We talked with Dakin Schultz, who is a transportation planner with the Iowa Department of Transportation. He says there are a few construction projects in and around the Sheldon area planned for this year.

Schultz says the Iowa Transportation Commission has proposed another six bridge deck overlays in northwest Iowa.

He says the other bridge decks are in the Rock Valley area. Schultz says the work on Highway 18 will continue next year.

He says there are also construction projects planned on other highways.

He tells us what to expect in the construction zones.

He says the only detour in the area this year will be the one in the Spencer area.

Schultz says there are no major construction projects planned in the Iowa Great Lakes Area, or in Osceola or Lyon Counties this year.

Orange City, Iowa — It’s time for many of Orange City’s residents to “get their Dutch on.” The annual festival has been happening since 1936 with five years off during World War II, during which the town put on “Victory Days” instead.

Orange City Chamber of Commerce Executive Director Mike Hoffman says the festival really does have something for everyone, young and old. Museums, flower shows, many kinds of music, dancing, the traditional street scrubbing, horse-drawn trolleys, pedicabs, a carnival . . . and food. Who could forget the food?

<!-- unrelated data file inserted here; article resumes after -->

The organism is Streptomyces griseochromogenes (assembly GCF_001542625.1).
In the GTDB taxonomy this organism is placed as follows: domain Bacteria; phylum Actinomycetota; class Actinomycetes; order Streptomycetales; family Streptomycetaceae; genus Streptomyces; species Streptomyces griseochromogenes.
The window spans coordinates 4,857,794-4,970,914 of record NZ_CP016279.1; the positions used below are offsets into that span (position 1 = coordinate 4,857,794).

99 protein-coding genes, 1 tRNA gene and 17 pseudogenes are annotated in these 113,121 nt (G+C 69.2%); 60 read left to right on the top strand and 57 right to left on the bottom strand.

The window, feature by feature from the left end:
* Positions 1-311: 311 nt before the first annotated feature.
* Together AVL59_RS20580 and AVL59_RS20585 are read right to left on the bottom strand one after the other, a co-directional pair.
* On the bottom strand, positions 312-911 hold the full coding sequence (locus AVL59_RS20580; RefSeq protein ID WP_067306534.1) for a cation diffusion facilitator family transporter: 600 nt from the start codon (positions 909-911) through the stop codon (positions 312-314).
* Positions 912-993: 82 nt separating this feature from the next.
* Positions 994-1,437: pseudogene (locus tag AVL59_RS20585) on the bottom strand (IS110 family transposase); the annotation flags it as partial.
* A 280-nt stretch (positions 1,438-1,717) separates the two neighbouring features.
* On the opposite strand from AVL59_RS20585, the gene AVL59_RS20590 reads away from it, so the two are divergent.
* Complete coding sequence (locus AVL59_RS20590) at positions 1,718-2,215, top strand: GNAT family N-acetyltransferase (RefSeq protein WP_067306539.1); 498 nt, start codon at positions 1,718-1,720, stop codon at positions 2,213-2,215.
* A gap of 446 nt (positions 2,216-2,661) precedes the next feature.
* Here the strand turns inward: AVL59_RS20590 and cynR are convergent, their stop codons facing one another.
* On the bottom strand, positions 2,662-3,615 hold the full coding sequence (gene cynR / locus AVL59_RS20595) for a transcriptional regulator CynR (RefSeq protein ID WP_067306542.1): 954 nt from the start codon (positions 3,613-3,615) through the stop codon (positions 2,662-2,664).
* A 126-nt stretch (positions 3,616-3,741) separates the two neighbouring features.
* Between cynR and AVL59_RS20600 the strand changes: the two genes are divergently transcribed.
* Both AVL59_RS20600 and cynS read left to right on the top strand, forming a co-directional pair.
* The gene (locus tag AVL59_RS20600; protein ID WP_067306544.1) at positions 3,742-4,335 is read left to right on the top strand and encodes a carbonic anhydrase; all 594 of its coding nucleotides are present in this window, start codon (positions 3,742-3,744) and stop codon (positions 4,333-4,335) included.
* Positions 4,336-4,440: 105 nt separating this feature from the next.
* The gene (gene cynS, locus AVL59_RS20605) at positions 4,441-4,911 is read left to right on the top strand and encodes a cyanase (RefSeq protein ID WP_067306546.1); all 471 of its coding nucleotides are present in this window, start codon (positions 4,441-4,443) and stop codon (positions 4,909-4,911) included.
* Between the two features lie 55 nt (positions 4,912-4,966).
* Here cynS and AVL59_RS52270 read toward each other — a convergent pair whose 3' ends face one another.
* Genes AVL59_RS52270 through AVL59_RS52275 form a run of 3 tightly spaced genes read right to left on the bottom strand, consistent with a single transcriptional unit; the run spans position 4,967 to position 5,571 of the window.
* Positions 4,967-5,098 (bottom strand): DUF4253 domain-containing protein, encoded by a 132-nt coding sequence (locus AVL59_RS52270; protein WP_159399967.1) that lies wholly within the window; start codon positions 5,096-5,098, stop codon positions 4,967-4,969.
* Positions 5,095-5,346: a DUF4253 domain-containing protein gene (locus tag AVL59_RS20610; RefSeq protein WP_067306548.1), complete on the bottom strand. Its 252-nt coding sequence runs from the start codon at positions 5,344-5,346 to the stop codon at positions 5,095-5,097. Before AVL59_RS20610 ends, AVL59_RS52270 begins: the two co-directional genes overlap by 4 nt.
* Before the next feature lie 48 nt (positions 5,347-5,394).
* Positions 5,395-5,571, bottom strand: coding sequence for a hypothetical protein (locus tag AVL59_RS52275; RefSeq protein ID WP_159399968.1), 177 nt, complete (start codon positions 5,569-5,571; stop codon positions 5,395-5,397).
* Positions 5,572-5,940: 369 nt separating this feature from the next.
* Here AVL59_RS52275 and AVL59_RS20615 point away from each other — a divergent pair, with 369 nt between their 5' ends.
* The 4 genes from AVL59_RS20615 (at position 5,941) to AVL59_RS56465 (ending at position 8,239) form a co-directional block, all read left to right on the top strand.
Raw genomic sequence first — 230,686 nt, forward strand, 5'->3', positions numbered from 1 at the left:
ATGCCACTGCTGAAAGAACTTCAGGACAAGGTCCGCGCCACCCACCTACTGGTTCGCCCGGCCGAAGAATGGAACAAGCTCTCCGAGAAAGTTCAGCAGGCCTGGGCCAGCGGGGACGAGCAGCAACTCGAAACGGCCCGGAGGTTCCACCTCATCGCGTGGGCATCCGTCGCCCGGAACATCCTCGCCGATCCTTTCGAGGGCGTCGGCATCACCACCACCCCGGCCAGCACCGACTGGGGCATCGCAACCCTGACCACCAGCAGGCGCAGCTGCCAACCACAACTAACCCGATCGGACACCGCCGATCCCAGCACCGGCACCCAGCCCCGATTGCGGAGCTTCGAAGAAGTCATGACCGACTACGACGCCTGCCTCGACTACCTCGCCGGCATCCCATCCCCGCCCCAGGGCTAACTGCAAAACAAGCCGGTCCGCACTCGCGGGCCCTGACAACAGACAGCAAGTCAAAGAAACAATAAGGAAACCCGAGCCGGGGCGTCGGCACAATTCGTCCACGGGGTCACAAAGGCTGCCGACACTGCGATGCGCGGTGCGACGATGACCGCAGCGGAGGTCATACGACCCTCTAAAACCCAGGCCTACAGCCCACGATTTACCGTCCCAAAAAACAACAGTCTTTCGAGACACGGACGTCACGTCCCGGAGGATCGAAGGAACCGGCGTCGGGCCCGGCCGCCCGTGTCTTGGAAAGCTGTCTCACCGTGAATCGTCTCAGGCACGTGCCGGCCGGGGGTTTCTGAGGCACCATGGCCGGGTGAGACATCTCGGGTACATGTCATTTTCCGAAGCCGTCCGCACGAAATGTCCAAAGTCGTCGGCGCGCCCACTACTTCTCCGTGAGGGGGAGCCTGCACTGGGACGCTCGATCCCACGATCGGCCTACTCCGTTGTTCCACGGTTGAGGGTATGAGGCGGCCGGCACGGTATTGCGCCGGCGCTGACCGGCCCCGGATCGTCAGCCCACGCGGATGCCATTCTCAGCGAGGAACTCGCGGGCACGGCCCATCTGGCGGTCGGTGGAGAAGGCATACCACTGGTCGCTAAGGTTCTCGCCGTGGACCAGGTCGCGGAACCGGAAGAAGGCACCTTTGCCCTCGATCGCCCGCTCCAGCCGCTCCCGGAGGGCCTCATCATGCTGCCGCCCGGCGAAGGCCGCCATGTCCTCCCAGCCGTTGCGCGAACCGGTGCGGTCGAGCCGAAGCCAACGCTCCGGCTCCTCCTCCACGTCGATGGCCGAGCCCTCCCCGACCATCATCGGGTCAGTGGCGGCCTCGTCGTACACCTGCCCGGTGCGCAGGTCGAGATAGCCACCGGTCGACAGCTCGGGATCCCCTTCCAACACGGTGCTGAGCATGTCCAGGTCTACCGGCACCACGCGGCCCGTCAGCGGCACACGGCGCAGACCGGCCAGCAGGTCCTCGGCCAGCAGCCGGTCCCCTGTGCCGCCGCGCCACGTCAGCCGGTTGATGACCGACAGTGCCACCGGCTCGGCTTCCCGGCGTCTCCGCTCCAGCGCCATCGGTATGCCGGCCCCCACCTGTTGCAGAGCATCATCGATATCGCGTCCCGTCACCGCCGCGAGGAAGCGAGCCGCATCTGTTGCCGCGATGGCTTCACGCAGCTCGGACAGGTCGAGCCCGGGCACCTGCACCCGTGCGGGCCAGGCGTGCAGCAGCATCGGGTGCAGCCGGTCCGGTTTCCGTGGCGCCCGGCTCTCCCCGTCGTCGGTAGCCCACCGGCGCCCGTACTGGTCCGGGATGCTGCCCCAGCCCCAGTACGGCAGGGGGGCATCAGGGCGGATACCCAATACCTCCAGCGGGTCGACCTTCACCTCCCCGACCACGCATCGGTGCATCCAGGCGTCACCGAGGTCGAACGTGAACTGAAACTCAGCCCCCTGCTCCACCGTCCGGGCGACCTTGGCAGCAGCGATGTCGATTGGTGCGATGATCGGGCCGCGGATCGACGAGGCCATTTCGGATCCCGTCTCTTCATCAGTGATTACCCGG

Hoffman says the theme this year is “A Tribute to Tulips.”

He says they always plant a variety of types of tulips so there are almost always some blooming during Tulip Festival.

The younger set and those young at heart will enjoy what is probably for most their first chance in 2017 to go on carnival rides. The rides actually start before the festival, with wristband night on Wednesday night, and the rides will be available all three days and into the night.

Hoffman says they have some art-related opportunities as well.

He says the night show runs every night, Wednesday through Saturday, and tickets are going fast.

Other can’t-miss opportunities at Orange City’s Tulip Festival include the Dutch Street Organ, the Century House, the Vogel Mill, wooden shoe carving, and much more. Again, some Tulip Festival activities start Wednesday night, and the festival runs Thursday through Saturday in Orange City, with a community worship service capping off the festival for the year on Sunday morning at 11.

Find the full schedule of events by clicking here.